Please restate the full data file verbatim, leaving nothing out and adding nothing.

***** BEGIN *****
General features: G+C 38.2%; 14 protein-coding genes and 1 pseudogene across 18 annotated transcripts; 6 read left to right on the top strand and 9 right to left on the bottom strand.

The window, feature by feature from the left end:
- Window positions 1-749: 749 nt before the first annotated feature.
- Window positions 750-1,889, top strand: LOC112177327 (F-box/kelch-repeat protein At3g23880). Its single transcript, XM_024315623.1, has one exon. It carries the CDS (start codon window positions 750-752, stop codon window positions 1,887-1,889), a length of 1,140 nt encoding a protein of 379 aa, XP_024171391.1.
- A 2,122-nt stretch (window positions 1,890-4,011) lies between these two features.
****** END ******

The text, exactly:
General features: G+C 38.2%; 14 protein-coding genes and 1 pseudogene across 18 annotated transcripts; 6 read left to right on the top strand and 9 right to left on the bottom strand.

The window, feature by feature from the left end:
- Window positions 1-749: 749 nt before the first annotated feature.
- Window positions 750-1,889, top strand: LOC112177327 (F-box/kelch-repeat protein At3g23880). Its single transcript, XM_024315623.1, has one exon. It carries the CDS (start codon window positions 750-752, stop codon window positions 1,887-1,889), a length of 1,140 nt encoding a protein of 379 aa, XP_024171391.1.
- A 2,122-nt stretch (window positions 1,890-4,011) lies between these two features.